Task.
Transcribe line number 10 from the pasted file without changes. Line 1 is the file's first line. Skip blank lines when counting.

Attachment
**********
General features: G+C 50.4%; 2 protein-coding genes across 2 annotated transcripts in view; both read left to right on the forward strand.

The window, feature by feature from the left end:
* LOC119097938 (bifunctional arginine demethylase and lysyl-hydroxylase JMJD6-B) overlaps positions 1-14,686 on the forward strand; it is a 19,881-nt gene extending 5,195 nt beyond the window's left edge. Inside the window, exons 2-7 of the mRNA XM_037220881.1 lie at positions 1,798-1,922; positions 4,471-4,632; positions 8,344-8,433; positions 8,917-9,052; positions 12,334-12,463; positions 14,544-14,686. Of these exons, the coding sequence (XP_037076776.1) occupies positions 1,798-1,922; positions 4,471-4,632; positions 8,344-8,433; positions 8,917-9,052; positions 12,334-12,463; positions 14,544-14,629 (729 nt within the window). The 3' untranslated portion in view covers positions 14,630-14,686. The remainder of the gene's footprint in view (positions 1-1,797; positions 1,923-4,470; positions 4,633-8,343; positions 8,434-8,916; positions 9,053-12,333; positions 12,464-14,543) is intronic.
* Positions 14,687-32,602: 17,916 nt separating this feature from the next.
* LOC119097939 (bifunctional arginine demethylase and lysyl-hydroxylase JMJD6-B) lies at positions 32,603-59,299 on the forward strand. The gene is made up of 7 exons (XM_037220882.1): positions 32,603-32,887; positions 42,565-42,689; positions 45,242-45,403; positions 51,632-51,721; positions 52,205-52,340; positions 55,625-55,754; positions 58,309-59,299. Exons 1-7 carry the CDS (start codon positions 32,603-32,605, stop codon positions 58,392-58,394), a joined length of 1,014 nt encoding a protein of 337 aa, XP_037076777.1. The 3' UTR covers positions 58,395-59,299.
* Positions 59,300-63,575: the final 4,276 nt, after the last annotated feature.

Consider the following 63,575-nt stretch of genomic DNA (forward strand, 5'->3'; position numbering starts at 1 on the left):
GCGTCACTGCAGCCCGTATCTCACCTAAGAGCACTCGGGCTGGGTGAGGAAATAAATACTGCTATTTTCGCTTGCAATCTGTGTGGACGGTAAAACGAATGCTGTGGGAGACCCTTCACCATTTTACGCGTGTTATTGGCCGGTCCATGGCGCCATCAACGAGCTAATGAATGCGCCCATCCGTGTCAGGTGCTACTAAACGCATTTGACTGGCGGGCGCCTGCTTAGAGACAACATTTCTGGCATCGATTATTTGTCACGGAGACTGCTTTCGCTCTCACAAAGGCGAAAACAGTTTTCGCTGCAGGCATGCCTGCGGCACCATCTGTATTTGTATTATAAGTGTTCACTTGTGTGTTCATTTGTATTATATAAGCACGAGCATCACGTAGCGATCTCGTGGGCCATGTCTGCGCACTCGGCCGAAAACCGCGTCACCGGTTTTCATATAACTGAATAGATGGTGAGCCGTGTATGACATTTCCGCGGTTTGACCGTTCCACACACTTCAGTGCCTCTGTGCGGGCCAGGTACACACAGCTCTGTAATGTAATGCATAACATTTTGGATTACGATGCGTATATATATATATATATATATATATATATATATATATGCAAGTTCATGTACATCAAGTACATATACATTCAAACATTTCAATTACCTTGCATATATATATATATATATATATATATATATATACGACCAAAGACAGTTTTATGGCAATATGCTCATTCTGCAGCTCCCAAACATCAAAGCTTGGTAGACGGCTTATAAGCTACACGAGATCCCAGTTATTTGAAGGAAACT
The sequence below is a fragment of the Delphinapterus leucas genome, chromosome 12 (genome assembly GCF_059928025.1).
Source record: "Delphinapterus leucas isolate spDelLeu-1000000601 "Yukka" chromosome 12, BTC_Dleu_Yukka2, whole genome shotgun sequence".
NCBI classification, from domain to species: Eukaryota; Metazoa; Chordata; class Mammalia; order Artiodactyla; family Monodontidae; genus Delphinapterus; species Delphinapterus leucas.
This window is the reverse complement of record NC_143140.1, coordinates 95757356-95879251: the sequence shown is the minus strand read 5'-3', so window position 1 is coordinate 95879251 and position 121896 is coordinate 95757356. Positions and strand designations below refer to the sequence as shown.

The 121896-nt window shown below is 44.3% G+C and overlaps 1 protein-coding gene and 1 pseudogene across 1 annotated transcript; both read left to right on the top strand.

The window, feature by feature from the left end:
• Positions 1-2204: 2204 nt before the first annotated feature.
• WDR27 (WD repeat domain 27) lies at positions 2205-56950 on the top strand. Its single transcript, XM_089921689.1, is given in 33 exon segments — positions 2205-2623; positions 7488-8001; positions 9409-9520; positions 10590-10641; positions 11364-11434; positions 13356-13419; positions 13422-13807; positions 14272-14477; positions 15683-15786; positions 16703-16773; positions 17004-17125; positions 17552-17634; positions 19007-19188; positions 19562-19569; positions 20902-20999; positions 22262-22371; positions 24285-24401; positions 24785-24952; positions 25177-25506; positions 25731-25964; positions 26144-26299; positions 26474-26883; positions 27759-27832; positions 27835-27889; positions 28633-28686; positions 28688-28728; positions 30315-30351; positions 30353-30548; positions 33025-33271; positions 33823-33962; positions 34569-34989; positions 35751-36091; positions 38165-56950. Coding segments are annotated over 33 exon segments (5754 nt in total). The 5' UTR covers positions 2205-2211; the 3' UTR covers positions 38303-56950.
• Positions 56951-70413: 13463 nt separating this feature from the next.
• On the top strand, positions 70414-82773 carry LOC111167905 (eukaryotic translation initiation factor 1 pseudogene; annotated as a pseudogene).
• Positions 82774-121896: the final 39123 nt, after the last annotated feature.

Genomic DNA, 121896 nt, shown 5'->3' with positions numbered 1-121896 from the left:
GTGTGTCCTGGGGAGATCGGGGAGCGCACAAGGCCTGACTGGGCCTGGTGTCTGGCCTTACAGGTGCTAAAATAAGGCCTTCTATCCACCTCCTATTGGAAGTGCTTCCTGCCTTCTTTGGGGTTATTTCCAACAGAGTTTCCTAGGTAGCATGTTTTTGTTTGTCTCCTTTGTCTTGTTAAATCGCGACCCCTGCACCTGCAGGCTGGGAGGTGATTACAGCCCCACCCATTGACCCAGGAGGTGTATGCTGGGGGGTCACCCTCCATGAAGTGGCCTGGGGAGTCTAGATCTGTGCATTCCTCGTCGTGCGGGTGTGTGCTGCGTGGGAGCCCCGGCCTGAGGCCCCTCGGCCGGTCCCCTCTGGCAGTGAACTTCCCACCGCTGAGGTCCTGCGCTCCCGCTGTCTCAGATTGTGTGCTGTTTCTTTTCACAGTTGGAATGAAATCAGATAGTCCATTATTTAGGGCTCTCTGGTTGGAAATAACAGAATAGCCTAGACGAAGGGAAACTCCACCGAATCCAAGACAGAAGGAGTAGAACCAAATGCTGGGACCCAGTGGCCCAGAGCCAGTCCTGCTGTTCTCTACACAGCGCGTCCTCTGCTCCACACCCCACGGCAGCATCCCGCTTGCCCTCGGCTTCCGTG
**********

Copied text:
Source record: "Delphinapterus leucas isolate spDelLeu-1000000601 "Yukka" chromosome 12, BTC_Dleu_Yukka2, whole genome shotgun sequence".